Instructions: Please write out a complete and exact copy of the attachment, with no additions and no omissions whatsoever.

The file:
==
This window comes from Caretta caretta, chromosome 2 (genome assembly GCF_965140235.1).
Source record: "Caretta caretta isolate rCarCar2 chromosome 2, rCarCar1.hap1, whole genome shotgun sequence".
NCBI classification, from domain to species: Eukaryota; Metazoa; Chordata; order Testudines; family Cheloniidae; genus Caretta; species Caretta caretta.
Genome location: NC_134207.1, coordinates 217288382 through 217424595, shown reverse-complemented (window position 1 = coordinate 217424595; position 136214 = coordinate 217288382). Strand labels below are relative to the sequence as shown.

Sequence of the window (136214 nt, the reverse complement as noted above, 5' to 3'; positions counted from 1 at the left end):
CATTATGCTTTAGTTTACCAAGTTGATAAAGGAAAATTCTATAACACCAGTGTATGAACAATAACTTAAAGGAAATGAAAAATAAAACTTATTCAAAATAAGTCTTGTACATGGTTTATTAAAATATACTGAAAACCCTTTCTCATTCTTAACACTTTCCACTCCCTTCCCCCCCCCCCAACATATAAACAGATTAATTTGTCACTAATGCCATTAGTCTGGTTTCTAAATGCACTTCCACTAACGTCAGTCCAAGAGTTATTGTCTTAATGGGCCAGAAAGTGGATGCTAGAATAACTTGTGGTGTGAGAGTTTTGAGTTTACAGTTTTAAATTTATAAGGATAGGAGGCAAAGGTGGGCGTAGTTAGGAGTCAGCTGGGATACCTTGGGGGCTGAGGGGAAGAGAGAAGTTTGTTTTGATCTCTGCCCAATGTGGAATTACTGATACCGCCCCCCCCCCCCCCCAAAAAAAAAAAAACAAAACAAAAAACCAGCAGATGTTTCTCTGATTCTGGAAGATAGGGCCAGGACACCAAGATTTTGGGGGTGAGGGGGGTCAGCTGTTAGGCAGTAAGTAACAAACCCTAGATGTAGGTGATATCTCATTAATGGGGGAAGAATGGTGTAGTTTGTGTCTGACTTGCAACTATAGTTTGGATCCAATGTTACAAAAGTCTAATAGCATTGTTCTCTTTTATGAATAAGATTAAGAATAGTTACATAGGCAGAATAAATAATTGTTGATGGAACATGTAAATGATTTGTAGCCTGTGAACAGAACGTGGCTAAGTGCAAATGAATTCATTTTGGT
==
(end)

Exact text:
This window comes from Caretta caretta, chromosome 2 (genome assembly GCF_965140235.1).
Source record: "Caretta caretta isolate rCarCar2 chromosome 2, rCarCar1.hap1, whole genome shotgun sequence".
NCBI classification, from domain to species: Eukaryota; Metazoa; Chordata; order Testudines; family Cheloniidae; genus Caretta; species Caretta caretta.
Genome location: NC_134207.1, coordinates 217288382 through 217424595, shown reverse-complemented (window position 1 = coordinate 217424595; position 136214 = coordinate 217288382). Strand labels below are relative to the sequence as shown.

Sequence of the window (136214 nt, the reverse complement as noted above, 5' to 3'; positions counted from 1 at the left end):
CATTATGCTTTAGTTTACCAAGTTGATAAAGGAAAATTCTATAACACCAGTGTATGAACAATAACTTAAAGGAAATGAAAAATAAAACTTATTCAAAATAAGTCTTGTACATGGTTTATTAAAATATACTGAAAACCCTTTCTCATTCTTAACACTTTCCACTCCCTTCCCCCCCCCCCAACATATAAACAGATTAATTTGTCACTAATGCCATTAGTCTGGTTTCTAAATGCACTTCCACTAACGTCAGTCCAAGAGTTATTGTCTTAATGGGCCAGAAAGTGGATGCTAGAATAACTTGTGGTGTGAGAGTTTTGAGTTTACAGTTTTAAATTTATAAGGATAGGAGGCAAAGGTGGGCGTAGTTAGGAGTCAGCTGGGATACCTTGGGGGCTGAGGGGAAGAGAGAAGTTTGTTTTGATCTCTGCCCAATGTGGAATTACTGATACCGCCCCCCCCCCCCCCCAAAAAAAAAAAAACAAAACAAAAAACCAGCAGATGTTTCTCTGATTCTGGAAGATAGGGCCAGGACACCAAGATTTTGGGGGTGAGGGGGGTCAGCTGTTAGGCAGTAAGTAACAAACCCTAGATGTAGGTGATATCTCATTAATGGGGGAAGAATGGTGTAGTTTGTGTCTGACTTGCAACTATAGTTTGGATCCAATGTTACAAAAGTCTAATAGCATTGTTCTCTTTTATGAATAAGATTAAGAATAGTTACATAGGCAGAATAAATAATTGTTGATGGAACATGTAAATGATTTGTAGCCTGTGAACAGAACGTGGCTAAGTGCAAATGAATTCATTTTGGT